Can you have economic growth and ever-tightening environmental regulation?
Environment and Energy Daily reports on Carol Browner’s new Center for American Progress podcast:
Browner, who led EPA under President Clinton, said that aside from cleaning up the air, the agency’s rules would also stimulate job creation by requiring utilities to retrofit existing plants and spurring new investment.
“Every single regulation ends up with somebody having to build something, design something, install something and manage something,” she said. “Those are all American jobs.
“I think we have a long history in this country of understanding and believing that we can both grow our economy and protect our environment,” she added.
First, the notion that regulations-cause-jobs is the broken window fallacy. It is a false, and destructive notion. We need jobs that produce value.
Reducing emissions for the sake of reducing emissions does not produce net tangible societal benefits — it rather just redistributes wealth.
Next, while it’s true that we’ve had a tremendous amount of economic growth since the birth of EPA and the onslaught of the agency’s overregulation, the reality is that we’ve been such a rich nation that we could afford to indulge overregulation.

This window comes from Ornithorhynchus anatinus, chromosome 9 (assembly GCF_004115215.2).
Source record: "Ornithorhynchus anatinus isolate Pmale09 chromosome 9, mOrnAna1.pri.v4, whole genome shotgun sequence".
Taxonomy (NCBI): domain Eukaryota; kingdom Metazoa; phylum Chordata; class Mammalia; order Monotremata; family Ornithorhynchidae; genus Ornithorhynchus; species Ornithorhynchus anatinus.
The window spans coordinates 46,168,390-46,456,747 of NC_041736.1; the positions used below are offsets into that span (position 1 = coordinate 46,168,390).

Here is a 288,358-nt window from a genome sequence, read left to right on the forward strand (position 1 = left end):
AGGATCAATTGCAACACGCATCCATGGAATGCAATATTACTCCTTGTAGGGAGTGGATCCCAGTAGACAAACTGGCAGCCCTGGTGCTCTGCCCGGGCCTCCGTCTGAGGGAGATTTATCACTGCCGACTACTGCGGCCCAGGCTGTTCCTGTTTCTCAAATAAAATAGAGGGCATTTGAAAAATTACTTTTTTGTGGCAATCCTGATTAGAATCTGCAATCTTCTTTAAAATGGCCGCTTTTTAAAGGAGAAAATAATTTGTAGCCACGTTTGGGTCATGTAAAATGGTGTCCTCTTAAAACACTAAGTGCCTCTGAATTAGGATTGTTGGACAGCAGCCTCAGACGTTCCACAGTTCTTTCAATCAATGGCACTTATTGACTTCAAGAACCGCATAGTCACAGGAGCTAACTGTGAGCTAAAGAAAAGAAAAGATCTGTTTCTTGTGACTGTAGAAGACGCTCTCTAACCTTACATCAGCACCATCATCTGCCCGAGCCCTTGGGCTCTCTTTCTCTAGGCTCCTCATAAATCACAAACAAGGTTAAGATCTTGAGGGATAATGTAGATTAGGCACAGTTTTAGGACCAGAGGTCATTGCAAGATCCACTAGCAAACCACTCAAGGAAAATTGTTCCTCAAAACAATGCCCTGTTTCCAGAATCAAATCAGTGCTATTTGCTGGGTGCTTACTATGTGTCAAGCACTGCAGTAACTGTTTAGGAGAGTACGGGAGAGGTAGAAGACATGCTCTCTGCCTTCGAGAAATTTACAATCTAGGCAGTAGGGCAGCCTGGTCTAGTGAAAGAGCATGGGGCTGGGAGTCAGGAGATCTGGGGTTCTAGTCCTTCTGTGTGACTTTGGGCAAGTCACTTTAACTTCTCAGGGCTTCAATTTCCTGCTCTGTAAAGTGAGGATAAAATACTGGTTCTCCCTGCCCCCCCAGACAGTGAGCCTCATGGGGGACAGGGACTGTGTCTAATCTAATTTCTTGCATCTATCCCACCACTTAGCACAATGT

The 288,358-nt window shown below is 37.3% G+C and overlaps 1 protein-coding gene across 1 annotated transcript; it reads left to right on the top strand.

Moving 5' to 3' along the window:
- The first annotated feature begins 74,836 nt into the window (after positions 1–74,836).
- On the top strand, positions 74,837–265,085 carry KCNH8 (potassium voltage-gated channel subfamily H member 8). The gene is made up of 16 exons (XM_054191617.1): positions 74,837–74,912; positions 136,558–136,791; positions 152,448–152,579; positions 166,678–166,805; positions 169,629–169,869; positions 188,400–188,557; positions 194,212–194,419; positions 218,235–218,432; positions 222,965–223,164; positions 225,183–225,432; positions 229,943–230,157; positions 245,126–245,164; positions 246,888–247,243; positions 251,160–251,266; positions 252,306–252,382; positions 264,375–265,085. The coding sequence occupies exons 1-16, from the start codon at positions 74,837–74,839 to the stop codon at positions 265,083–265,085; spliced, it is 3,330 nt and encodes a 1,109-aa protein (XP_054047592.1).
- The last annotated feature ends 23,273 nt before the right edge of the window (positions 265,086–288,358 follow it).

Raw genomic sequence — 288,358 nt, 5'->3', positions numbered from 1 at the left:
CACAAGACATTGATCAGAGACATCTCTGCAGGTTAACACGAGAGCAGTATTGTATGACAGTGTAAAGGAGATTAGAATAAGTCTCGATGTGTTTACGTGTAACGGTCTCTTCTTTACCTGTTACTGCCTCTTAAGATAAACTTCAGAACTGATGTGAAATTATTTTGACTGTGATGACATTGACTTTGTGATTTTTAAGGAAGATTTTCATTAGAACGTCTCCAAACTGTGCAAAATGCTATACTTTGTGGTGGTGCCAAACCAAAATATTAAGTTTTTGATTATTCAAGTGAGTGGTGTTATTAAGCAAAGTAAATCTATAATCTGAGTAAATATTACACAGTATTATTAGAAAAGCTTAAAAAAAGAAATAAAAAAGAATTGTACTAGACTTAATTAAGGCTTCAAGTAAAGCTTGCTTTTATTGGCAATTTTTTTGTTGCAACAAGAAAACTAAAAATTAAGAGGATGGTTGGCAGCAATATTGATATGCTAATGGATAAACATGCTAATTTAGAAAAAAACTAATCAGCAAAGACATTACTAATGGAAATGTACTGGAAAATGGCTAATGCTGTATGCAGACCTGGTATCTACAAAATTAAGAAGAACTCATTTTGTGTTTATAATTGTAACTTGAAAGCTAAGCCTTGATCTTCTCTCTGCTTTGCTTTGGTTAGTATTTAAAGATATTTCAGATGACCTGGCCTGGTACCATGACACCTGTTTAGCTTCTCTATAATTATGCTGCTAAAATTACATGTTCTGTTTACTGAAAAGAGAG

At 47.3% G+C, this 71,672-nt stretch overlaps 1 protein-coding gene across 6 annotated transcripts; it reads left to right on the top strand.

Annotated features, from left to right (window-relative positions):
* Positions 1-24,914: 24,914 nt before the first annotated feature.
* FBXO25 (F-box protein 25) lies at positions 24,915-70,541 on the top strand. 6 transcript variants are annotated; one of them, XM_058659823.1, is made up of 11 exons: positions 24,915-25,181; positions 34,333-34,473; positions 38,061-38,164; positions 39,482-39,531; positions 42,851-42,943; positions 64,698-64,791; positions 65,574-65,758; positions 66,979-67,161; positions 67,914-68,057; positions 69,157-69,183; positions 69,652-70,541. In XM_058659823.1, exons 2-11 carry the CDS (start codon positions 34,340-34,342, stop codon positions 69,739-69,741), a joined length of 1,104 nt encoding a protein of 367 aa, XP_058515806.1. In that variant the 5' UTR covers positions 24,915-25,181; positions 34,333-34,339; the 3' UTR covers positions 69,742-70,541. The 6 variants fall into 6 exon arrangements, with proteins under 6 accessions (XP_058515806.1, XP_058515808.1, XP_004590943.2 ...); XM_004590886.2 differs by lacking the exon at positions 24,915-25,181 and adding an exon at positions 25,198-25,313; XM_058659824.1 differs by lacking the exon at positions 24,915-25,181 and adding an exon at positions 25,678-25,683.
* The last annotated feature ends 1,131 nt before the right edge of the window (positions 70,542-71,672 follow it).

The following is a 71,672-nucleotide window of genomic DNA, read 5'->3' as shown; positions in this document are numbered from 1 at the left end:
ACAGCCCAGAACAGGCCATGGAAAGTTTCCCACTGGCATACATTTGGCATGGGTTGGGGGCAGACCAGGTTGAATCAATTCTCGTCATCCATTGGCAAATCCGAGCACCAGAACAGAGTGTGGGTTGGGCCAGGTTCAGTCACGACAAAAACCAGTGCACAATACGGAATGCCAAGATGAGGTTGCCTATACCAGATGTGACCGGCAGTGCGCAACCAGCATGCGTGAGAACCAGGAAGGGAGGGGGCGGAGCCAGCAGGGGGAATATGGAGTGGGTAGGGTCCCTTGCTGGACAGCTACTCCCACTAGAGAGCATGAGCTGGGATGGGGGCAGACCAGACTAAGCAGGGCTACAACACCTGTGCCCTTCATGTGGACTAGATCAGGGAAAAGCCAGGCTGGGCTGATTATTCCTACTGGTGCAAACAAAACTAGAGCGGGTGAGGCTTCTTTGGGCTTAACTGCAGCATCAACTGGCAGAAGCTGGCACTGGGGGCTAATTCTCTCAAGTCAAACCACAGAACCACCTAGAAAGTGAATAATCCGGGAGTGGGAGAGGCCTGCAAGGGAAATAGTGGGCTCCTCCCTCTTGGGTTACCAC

That, however, is no longer the case.
Environmental protection is an expensive luxury — look around the world to verify that poor nations have worse environmental conditions — and overregulation is simply wanton destruction of wealth and the hope of obtaining it.
Until the next economic boom that creates so much wealth that we can afford to burn scarce societal resources, we will need to be very careful to ensure that the costs of regulation produce tangible and (at least) commensurate benefits.